Irkutsk
Ulan-Ude

Blagoveshchensk
Chita
Yakutsk

Birobidzhan
Vladivostok
Khabarovsk

Magadan
Yuzhno-Sakhalinsk

Anadyr
Petropavlovsk-
Kamchatskiy
Moscow

When Emotions Take Your Breath Away More Than The Frost

Beringia, the traditional Kamchatka dog-rig race. Dog drivers for kayurs - xxxx. The Severnye Prostory Magazine. Since then, Beringia has been more than just sport. It is the restoration of national traditions. It has been brought in by kayurs. It is also a festival for the residents of Kamchatka villages. It is a question of the participants of the Kamchatka event.

When Emotions Take Your Breath Away More Than The Frost
- You have participated in Beringia twice already. Did you manage the distance both times? What has changed since your first attempt?
- In 2014, I came as a journalist accompanied by a filming crew. We were making a report on the Gubernia Channel. Then we reached the distance, then this half of the year’s distance. We’ve been traveling along the Tilichiki. Now, the distance also partially passes through the eastern shore; while it was in Markovo, Chukotka.

- How many days?
- This is a time that we’ve been able to complete the race. I don't remember the time of the past three weeks. It is a blizzard due to foul weather. Heyou had to spend six days in the village of Kamenskoye, Penzhensky District. Over those six days, the weather was wild; It was difficult to move on. Naturally, the race promoters wouldn’t let us go in such rough weather.

- Could you tell us what it really was like? It is clear what the driver is. Can you take part in the race without being a kayur?
- The escort group includes several categories. It’s a road to peace of mind. They are given principal responsibility. There was a chance that he would not be able to travel. It has been shown that it has been shown that it has been shown in the article.

- Was it possible?
It’s a road to the track. We are carried here and there. This is where the equipment and various hardships keep from breaking.

- And who cooks?
- A chef with kitchen volunteers that assist him.

- Do they also go to the team?
- Naturally.

- So, you can become a part of Beringia.
- Yes. You can apply. It is another matter of application; try it out. You need a medical certificate. It’s not for tourists; trip to snowmobiles with splendid views. It is an extreme expedition where you can choose. It is very difficult both physically and psychologically.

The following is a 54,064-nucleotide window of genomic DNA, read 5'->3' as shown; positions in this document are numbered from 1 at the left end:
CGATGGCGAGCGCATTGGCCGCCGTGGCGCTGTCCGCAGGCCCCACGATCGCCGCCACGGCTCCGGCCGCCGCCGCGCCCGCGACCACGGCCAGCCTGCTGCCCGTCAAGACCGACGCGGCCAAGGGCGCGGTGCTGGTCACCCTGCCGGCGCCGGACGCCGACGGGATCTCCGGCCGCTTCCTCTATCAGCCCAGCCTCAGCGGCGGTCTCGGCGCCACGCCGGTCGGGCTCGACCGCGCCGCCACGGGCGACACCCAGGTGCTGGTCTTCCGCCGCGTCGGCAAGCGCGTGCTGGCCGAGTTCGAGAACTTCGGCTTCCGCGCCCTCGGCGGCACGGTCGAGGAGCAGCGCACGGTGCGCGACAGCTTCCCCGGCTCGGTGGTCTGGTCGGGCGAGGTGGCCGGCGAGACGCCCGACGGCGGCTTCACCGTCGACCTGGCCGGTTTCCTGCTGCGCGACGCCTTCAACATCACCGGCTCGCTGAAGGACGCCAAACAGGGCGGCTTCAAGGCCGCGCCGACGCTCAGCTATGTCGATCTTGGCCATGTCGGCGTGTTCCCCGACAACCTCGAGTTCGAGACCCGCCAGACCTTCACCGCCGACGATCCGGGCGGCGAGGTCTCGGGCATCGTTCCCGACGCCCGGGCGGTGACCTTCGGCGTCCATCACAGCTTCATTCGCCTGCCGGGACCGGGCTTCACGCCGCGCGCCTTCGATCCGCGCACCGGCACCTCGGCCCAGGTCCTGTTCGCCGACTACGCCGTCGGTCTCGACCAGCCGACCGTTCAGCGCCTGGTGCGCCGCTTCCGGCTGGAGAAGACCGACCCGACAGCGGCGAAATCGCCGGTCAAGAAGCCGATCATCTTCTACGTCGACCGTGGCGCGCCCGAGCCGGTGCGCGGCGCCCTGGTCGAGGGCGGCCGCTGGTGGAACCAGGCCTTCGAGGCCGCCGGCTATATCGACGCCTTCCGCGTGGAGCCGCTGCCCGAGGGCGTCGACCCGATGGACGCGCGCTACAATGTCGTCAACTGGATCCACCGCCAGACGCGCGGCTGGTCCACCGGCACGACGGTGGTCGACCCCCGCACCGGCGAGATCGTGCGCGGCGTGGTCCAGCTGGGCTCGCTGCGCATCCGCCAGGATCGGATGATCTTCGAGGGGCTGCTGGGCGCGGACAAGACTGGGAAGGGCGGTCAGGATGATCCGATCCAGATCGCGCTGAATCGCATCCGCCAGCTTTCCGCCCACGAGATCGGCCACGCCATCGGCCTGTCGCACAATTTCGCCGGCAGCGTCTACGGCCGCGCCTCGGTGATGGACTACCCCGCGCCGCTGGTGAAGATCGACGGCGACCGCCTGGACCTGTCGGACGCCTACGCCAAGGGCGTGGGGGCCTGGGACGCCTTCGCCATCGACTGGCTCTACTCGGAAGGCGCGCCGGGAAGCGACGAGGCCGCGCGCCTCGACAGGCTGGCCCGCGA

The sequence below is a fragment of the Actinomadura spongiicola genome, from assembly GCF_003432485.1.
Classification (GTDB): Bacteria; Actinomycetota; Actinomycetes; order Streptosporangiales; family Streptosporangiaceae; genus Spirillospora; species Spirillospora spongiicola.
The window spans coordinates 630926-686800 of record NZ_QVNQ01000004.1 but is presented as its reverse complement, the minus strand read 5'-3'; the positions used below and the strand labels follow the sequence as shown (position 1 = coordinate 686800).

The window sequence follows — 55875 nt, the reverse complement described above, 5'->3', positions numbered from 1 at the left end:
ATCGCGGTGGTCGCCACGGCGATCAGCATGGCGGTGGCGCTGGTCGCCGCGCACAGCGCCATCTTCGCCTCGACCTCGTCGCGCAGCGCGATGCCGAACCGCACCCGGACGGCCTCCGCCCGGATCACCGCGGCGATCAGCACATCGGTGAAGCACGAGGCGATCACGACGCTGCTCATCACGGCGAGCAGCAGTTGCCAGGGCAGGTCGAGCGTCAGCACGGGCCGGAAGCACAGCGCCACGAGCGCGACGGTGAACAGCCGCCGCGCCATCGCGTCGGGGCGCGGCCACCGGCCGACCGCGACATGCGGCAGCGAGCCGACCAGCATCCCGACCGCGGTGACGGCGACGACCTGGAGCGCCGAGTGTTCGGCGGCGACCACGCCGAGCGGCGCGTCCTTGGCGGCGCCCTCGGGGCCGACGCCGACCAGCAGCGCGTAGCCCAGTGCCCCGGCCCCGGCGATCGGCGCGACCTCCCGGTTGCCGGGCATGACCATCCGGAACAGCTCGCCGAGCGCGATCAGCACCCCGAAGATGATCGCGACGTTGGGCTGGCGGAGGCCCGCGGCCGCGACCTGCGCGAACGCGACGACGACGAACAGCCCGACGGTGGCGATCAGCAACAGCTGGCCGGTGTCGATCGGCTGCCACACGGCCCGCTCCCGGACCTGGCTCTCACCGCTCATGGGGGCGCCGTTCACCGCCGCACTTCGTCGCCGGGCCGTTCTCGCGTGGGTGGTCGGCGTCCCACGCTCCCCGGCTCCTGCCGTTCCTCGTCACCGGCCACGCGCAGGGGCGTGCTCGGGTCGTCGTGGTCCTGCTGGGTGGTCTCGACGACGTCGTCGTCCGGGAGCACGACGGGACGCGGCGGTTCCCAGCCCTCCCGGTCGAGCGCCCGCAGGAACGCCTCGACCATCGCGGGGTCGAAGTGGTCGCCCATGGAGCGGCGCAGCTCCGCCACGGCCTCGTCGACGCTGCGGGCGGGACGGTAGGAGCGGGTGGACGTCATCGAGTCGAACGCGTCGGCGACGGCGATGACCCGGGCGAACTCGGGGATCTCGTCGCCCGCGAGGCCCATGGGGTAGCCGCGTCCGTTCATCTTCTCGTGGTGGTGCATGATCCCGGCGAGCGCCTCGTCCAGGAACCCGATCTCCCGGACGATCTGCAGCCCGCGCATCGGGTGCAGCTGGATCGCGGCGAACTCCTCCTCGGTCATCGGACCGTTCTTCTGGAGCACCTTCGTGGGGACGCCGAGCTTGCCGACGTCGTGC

–What is the daily routine during the race?
We’ve been on the road. Due to weather conditions. Say, we start at 8: 00. At 7: 00, all kayurs; by 8: 00. It has been taken for 2: 6. So, the cook gets up an hour before all that. People need hot water. So, large pots of water were boiled on an open fire. Everyone fills their thermos flasks; there must be a lot of hot water; everyone takes a snack. Bread must be cut. It turns out that a lot of cured pork fat during these trips. Something that gives energy, with high stores of it. Spent the daily mileage.

- Spartan: hot water, bread and bacon.
- Breakfast was substantial: porridge. We had a selection of food. The race had promoters, some of them were several boxes of lemons. We understand the vitamins. Then they keep them en route? In the end, we had to throw them away.

- Does each team cook for itself?
- No, cooking is centralized, a chef cooks for everyone. But the kayurs prepare the dog food independently.

- Do dogs eat fish?
- Dogs eat what their kayur considers necessary.

- So, it could be any food?
- Yes. The dog food is called "opana". What does it look like? When the kayur arrives at the finish line, it’s already prepared. They often carry the dishware used for cooking, usually their pockets, and more often they are put in the cargo sledge. Water is heated, then kayur adds whatever ingredients necessary: ​​each dog menu is developed individually. Some use fish, meat is fancier and more expensive. Everyone takes their financial situation into account. It is not a fish of any kind. They were outraged; they suffered and worried. Because they needed to help the dogs recover. When it had 100-kilometer runs, it was a matter of survival.